Concerns over global warming and ozone depletion will limit or phase out several refrigerants currently used in commercial and residential cooling and heating equipment. Consequently, the environmental criteria for the future refrigerants include zero ozone depletion potential (ODP), low global warming potential (GWP), and high efficiency. This project will benchmark the heat transfer properties of the leading replacement candidates and will measure and model their overall thermal performance in a vapor compression system. This project will also seek cost-neutral efficiency improvements of chillers through application of nanolubricants - lubricants with dispersed nano-size particles. Nanolubricants have been demonstrated to substantially improve refrigerant pool-boiling heat transfer and therefore can potentially be a cost-effective technology for improving the efficiency of chillers.
Objective: To develop heat transfer and system performance information on low-GWP refrigerants, which will assist in the selection and implementation of the best replacements for high-GWP hydrofluorocarbon (HFC) refrigerants; and to demonstrate improved energy efficiency of chillers through application of nanolubricants, by 2013.
What is the new technical idea? Most of the currently used HFC refrigerants will be phased out or phased down. Consequently, candidate replacement fluids must be researched and evaluated. The goal of these studies is to evaluate refrigerant’s performance in the theoretical thermodynamic cycle, in a heat exchanger, and in an optimized system, the last being the ultimate measure of refrigerant’s merit because it considers all of the refrigerant’s thermophysical and transfer properties. The output of this project will include a new, cycle simulation-based methodology that will determine refrigerant performance parameters, capacity and coefficient of performance, while accounting for the refrigerant’s thermodynamic and transfer properties. For complete characterization of new fluids, fundamental heat transfer and pressure drop measurements will be taken in a convective-boiling heat transfer apparatus, and cycle performance will be measured in a laboratory heat pump apparatus. These laboratory measurements will augment the cycle simulation-based analysis involving all thermophysical properties. The new methodology will provide more realistic predictions of low-GWP refrigerant performance than conventional theoretical models based on refrigerant thermodynamic properties alone.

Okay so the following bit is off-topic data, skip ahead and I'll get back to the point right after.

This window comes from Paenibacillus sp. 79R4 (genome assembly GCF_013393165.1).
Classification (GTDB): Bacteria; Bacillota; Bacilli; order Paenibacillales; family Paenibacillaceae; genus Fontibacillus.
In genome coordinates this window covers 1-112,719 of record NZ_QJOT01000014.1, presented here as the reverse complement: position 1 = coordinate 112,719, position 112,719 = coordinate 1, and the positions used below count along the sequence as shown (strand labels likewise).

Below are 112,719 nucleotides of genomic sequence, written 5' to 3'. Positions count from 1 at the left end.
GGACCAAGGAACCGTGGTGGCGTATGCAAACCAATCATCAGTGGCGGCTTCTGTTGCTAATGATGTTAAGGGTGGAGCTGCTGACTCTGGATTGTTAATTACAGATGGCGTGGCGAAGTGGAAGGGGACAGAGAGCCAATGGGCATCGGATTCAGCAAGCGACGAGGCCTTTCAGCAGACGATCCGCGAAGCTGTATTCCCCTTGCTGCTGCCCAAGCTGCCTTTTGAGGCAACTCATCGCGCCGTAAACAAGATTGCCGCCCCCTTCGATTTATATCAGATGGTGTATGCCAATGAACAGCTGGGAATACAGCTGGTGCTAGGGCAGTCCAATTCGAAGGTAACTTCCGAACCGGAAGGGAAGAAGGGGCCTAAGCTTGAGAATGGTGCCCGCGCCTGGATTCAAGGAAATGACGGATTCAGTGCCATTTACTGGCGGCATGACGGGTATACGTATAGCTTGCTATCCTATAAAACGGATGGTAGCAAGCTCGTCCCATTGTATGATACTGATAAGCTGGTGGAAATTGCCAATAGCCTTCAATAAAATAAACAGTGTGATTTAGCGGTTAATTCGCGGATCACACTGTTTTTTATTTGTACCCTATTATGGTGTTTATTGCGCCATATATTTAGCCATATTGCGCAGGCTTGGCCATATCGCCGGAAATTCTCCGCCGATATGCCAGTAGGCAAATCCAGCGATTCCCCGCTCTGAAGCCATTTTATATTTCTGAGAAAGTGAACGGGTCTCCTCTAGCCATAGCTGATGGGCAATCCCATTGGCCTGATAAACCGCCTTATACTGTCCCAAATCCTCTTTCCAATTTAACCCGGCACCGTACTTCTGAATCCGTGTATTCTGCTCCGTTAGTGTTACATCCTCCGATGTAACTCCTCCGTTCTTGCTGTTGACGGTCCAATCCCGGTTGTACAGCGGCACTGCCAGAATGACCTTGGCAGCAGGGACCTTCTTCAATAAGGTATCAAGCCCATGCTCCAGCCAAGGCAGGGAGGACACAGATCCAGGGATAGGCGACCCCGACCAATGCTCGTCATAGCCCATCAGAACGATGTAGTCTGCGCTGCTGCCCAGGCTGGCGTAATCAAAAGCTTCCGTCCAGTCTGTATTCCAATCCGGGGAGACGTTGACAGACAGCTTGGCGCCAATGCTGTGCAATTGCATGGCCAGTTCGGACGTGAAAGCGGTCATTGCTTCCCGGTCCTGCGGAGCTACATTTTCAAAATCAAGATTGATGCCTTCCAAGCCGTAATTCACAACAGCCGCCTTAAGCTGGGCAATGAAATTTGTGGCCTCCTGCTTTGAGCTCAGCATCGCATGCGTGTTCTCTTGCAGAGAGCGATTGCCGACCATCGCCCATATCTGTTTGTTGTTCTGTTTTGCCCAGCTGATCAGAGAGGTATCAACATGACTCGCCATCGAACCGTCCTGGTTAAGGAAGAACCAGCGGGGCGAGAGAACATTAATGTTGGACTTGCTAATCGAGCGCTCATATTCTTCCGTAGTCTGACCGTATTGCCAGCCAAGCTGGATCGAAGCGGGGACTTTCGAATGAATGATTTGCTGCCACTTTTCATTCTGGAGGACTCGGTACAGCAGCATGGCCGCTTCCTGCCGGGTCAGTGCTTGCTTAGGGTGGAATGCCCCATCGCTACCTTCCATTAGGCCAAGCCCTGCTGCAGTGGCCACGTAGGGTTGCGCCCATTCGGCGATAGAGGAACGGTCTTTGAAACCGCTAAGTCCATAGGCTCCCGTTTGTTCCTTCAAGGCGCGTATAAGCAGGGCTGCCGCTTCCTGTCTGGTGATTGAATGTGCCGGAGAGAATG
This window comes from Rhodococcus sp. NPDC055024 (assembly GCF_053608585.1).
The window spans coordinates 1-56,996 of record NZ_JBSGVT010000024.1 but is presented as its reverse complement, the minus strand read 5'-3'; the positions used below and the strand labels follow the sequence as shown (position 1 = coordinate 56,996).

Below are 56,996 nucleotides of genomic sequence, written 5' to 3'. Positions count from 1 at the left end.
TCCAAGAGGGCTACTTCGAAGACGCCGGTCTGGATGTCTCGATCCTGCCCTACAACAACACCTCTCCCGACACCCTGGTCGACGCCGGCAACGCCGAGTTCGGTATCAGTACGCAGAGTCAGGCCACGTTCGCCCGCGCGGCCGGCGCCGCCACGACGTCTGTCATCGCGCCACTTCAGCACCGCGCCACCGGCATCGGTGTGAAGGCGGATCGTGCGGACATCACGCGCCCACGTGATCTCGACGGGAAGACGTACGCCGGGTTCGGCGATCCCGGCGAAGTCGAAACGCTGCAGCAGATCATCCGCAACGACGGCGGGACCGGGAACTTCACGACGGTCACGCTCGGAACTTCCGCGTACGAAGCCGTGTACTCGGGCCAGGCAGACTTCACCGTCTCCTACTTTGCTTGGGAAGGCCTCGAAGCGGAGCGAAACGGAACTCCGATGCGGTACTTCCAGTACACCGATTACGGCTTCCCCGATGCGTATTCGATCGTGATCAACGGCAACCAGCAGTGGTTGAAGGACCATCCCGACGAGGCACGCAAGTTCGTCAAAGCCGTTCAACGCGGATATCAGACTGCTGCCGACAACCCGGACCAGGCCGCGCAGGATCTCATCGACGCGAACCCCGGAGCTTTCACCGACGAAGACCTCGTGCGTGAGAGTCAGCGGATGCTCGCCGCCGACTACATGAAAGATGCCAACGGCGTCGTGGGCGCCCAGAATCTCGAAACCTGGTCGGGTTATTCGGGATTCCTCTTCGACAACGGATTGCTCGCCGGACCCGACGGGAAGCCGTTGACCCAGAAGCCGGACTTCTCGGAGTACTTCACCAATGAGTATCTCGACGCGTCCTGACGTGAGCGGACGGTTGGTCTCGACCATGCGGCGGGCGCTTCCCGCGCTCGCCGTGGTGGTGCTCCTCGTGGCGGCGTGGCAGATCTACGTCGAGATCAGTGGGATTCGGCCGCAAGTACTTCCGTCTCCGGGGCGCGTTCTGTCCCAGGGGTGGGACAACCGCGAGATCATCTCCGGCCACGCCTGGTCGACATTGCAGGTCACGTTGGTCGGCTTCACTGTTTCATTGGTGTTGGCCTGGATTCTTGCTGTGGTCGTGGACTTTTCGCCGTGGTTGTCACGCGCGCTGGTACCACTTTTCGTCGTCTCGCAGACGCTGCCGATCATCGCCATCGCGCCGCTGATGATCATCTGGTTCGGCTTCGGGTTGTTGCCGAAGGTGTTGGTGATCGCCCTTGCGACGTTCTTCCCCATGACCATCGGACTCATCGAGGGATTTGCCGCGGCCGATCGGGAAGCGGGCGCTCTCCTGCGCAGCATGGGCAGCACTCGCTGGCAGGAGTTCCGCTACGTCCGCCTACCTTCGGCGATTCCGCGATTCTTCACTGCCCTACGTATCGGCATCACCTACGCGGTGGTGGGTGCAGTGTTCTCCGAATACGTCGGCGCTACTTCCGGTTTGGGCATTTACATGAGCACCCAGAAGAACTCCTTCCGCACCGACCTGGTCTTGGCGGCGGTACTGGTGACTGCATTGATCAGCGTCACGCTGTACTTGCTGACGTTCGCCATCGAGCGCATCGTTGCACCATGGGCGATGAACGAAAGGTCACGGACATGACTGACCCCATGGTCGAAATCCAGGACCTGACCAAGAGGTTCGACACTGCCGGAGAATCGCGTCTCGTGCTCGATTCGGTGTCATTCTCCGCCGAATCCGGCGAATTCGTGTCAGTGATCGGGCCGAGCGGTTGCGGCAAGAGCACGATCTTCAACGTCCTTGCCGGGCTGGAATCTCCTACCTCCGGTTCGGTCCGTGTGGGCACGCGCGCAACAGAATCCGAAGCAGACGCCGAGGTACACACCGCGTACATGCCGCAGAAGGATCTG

Reducing energy consumption by cost-effective means is essential for buildings to achieve net-zero. Nanolubricants for chillers have been identified as a promising technique for reducing energy consumption in buildings. Accordingly, this project will also exploit the boiling heat transfer enhancing characteristics of nanolubricants to improve the efficiency of a chiller. EL measurements have shown substantial improvements in pool-boiling heat transfer when a conventional lubricant was replaced by a lubricant containing nanoparticles. This project will identify the best nanofluids for chillers and will demonstrate the impact of a nanolubricant on efficiency in a complete chiller system test.
What is the research plan? The local convective-boiling heat-transfer coefficient of candidate R134a replacements inside a micro-fin tube will be determined. In FY11, the test apparatus was repaired and re-calibrated. In FY12, the apparatus was used to test R134a and two low-GWP test refrigerants. Three more low-GWP refrigerants will be tested during the FY13 effort. For each refrigerant, roughly eighty discrete operating points will be recorded to characterize the steady-state heat flux versus mass flow rate. The low-GWP candidate refrigerants have been selected with guidance from chemical manufacturers. The new heat transfer measurements for low-GWP refrigerants will broaden the fluid data base, which will be used to extend an existing NIST heat transfer correlation.